- Home time is drivers' top concern, WorkHound CEO Max Farrell said Thursday during a webinar on the company's Q3 online feedback survey of drivers. Burnout from long trips and concern about loved ones during the COVID-19 pandemic are increasing drivers' anxiety, Farrell said. Usually equipment and logistics are the top themes mentioned. Farrell said this time, the theme of people came in first. And within that theme, more than 4% of drivers brought up the issue of time as an urgent concern, Farrell said.
- More home time isn't necessarily the solution, but more predictable home time is, Nick Wakefield, USA Truck vice president of human resources, driver recruiting and retention, said during the webinar. "They're frustrated with responsiveness," said Wakefield. "They're wanting answers because they're out there risking their lives."
- People issues came in as another oft-mentioned topic, Farrell said. Conflict with office managers or department employees could lead drivers to leave the fleet, Farrell said.
Driver retention stabilized in Q2, but driver turnover spiked in Q3, according to Farrell. And the causes are overall problems with the industry and internal issues with individual carriers. Farrell said his feedback questions seek to find all the reasons to help fleets solve one of the industry's biggest problems, one that Farrell said has led to about an 89% average annual turnover rate for fleets.
The drivers that left 9,000 comments in the Q3 study worked for fleets with as few as 61 trucks to more than 2,000 trucks. And 77% were company drivers, while 23% were owner-operators. The average age of the WorkHound driver was 55, something that transport industry officials have fretted about before. Trucking is older than most industries, according to a 2019 driver shortage report by ATA.
"The median age of over-the-road truck drivers is 46, compared with just 42 for all U.S. workers. Some sectors within the trucking industry have an even higher median age," the report reads. "For example, private fleet drivers have a median age of 57 years old." (The ATA does not track driver retirements by month or year and does not have numerical estimates.)
Having an older workforce means fleets must scramble to find new drivers to replace those who retire, as well as those who quit the industry entirely or leave for other fleets.
"Drivers are hard to find," said Wakefield. "We're turning over every rock to find a qualified driver."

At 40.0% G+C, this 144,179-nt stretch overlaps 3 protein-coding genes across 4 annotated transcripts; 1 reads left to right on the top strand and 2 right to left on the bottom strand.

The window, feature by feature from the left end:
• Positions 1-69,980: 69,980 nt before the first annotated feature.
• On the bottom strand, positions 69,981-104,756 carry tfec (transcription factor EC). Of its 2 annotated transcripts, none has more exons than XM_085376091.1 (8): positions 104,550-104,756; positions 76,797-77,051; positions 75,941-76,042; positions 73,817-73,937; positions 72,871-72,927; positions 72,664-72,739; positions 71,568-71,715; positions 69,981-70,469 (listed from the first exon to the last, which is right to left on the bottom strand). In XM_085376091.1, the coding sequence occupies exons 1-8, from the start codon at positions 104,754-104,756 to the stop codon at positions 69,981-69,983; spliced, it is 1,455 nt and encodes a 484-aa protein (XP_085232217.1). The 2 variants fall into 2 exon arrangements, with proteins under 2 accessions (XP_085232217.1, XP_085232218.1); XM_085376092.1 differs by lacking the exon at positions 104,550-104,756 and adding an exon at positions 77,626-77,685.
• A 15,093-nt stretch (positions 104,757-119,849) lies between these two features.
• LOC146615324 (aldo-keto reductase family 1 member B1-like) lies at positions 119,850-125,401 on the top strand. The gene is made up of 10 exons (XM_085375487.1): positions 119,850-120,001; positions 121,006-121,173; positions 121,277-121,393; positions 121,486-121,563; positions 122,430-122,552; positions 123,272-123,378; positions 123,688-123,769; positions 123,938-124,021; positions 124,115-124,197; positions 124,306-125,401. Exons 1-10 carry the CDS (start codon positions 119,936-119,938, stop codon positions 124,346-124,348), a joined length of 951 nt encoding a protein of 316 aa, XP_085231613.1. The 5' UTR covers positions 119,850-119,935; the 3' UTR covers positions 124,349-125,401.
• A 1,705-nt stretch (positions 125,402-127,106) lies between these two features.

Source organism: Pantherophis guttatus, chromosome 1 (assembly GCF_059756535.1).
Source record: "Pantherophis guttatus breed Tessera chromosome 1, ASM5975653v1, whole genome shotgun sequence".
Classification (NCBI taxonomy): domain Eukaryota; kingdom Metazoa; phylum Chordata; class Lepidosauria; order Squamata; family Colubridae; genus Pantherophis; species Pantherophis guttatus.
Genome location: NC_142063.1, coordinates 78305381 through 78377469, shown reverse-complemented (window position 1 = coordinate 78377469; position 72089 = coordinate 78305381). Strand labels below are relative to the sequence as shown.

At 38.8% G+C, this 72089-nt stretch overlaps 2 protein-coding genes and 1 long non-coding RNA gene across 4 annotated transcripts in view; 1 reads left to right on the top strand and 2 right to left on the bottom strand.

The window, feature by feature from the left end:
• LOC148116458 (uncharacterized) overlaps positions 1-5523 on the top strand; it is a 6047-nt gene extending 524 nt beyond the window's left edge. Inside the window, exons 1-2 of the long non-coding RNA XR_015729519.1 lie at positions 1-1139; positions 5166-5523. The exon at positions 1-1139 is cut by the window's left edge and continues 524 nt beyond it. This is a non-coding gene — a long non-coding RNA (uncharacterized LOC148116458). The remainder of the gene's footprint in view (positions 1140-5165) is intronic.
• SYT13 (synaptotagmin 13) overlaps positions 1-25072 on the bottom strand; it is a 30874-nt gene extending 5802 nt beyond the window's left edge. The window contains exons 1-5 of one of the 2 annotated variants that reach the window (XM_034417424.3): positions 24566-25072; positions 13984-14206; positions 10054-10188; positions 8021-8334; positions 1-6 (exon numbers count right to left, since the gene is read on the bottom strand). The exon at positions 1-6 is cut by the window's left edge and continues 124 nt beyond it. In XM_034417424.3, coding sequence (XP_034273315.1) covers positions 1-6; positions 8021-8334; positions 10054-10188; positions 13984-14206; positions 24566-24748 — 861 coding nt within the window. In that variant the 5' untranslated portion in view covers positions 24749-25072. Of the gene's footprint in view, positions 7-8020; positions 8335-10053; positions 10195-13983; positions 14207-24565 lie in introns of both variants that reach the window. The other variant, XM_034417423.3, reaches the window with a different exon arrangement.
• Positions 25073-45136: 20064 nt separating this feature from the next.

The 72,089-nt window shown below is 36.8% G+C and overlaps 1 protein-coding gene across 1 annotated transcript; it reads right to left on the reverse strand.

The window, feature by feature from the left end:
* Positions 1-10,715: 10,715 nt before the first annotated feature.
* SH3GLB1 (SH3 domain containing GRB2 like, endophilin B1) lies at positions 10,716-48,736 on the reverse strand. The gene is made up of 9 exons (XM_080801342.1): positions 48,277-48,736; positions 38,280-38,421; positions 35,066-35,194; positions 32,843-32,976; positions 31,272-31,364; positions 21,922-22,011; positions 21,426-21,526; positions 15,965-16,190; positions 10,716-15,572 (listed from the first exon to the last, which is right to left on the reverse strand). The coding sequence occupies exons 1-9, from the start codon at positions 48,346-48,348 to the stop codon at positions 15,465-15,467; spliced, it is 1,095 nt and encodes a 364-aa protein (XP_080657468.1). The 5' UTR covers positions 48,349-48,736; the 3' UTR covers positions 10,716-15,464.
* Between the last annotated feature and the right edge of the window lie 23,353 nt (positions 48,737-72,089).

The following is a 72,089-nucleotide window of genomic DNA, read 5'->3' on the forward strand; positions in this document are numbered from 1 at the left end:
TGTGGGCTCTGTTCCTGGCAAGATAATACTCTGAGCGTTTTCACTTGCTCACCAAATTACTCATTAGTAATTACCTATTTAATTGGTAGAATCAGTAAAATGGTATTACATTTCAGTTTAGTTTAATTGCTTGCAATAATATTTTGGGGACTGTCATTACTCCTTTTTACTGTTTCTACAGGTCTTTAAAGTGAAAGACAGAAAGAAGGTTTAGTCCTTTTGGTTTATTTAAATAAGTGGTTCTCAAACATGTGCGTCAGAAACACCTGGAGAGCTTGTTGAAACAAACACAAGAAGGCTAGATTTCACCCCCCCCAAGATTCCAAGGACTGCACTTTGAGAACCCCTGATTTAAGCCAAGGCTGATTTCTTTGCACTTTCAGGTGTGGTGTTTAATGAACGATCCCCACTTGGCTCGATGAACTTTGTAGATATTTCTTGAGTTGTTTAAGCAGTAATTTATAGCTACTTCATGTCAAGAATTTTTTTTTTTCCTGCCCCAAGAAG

USA Truck has been working with WorkHound to reduce turnover. In August, the two companies said they reduced turnover at USA Truck by 27.8% YoY. Wakefield said the anonymous feedback system that WorkHound uses helped the fleet identify the issues that led to 75% of turnover cases, the companies said.
The number of longtime drivers with good records choosing to stay home with family is of concern to Wakefield, because he fears the industry is not meeting the personal needs of drivers. Some of that longing to be home is related to the coronavirus, Farrell said. Drivers often voiced concern over what would happen if they need time off in case of a family death. Wakefield said he has spoken to industry recruiters and they have all said they are working to reform the time-off structure to try and respond to driver requests.
Comments that were critical of fleet practices in the Q3 responses were stable, Farrell said. So, sometimes it's a "straw that breaks the camel's back" that gets drivers to leave a fleet, or at least consider such a move. Toxic office culture is one such straw, Farrell said, noting one driver told WorkHound that he was choosing to leave over one particular manager, and that he regretted it escalated that much. Another driver mentioned the poor state of the company properties he drove to, remarking on the trash and used surgical masks strewn across the lot.
Company culture is vital, and office employees should work toward empathy for drivers, said Wakefield. Initially, USA Truck employees were concerned about the "fire hose" of complaints they might encounter from drivers. Instead, USA Truck office employees found the experience of talking to drivers beneficial to the company.
"It's now a monthly thing we are doing across departments," said Wakefield. "It's changing the game."